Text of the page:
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From Summit to Tragedy: Sulayman Al-Bassam's Richard III and Political Theatre

Graham Holderness


Richard III is one of Shakespeare’s best-known characters, a

familiarity independent of the history plays, Henry VI and Richard

III, in which he appears.1 This celebrity has less to do with Richard’s

historical reputation, and more with the way in which great actors

of the nineteenth and twentieth centuries gave the role status and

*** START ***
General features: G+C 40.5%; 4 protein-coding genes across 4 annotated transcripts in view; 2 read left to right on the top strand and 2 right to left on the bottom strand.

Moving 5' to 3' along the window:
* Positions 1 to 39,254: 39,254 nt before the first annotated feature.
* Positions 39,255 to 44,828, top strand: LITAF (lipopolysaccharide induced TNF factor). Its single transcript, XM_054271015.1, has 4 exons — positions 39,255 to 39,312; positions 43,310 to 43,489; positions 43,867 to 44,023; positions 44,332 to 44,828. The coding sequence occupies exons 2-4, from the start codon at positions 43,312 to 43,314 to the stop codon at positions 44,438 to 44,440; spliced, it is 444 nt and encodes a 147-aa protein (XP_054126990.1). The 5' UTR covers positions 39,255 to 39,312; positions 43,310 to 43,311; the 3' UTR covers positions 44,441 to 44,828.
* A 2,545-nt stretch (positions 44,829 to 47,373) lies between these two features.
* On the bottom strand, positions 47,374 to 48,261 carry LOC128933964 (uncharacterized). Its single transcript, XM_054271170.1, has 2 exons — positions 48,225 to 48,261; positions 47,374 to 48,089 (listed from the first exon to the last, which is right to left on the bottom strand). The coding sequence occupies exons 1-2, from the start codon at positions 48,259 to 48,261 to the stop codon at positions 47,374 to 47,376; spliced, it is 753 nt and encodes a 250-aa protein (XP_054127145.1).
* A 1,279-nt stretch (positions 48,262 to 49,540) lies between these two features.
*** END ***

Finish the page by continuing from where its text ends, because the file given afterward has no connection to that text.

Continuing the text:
popular visibility, particularly perhaps via Laurence Olivier’s 1955

fi lm version.2 Just as Hamlet is automatically identifi able by black

suit and prop skull, Richard is immediately recognisable by his

legendary deformity (mandatory hump, optional limp), and by the

famous opening line of his initial soliloquy: ‘Now is the winter of our


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